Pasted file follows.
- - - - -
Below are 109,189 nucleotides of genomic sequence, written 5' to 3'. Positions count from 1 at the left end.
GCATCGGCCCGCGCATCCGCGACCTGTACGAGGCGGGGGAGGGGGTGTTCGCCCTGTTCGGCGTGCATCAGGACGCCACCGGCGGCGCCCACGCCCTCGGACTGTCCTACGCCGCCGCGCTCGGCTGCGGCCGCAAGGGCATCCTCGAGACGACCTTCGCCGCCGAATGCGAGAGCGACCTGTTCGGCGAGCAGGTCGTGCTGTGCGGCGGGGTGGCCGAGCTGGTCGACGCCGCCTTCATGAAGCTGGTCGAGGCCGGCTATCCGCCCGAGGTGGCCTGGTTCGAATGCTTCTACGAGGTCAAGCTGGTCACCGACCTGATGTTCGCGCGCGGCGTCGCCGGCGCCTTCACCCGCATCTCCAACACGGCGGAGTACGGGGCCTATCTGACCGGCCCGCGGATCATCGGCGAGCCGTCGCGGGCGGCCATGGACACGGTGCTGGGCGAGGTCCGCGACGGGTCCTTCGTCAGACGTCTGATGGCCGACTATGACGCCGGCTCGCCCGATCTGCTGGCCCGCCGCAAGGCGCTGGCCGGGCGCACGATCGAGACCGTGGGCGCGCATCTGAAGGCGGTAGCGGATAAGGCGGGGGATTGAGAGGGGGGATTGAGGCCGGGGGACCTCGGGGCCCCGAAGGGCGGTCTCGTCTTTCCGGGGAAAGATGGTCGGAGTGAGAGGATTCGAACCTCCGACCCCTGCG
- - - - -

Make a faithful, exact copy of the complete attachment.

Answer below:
Below are 109,189 nucleotides of genomic sequence, written 5' to 3'. Positions count from 1 at the left end.
GCATCGGCCCGCGCATCCGCGACCTGTACGAGGCGGGGGAGGGGGTGTTCGCCCTGTTCGGCGTGCATCAGGACGCCACCGGCGGCGCCCACGCCCTCGGACTGTCCTACGCCGCCGCGCTCGGCTGCGGCCGCAAGGGCATCCTCGAGACGACCTTCGCCGCCGAATGCGAGAGCGACCTGTTCGGCGAGCAGGTCGTGCTGTGCGGCGGGGTGGCCGAGCTGGTCGACGCCGCCTTCATGAAGCTGGTCGAGGCCGGCTATCCGCCCGAGGTGGCCTGGTTCGAATGCTTCTACGAGGTCAAGCTGGTCACCGACCTGATGTTCGCGCGCGGCGTCGCCGGCGCCTTCACCCGCATCTCCAACACGGCGGAGTACGGGGCCTATCTGACCGGCCCGCGGATCATCGGCGAGCCGTCGCGGGCGGCCATGGACACGGTGCTGGGCGAGGTCCGCGACGGGTCCTTCGTCAGACGTCTGATGGCCGACTATGACGCCGGCTCGCCCGATCTGCTGGCCCGCCGCAAGGCGCTGGCCGGGCGCACGATCGAGACCGTGGGCGCGCATCTGAAGGCGGTAGCGGATAAGGCGGGGGATTGAGAGGGGGGATTGAGGCCGGGGGACCTCGGGGCCCCGAAGGGCGGTCTCGTCTTTCCGGGGAAAGATGGTCGGAGTGAGAGGATTCGAACCTCCGACCCCTGCG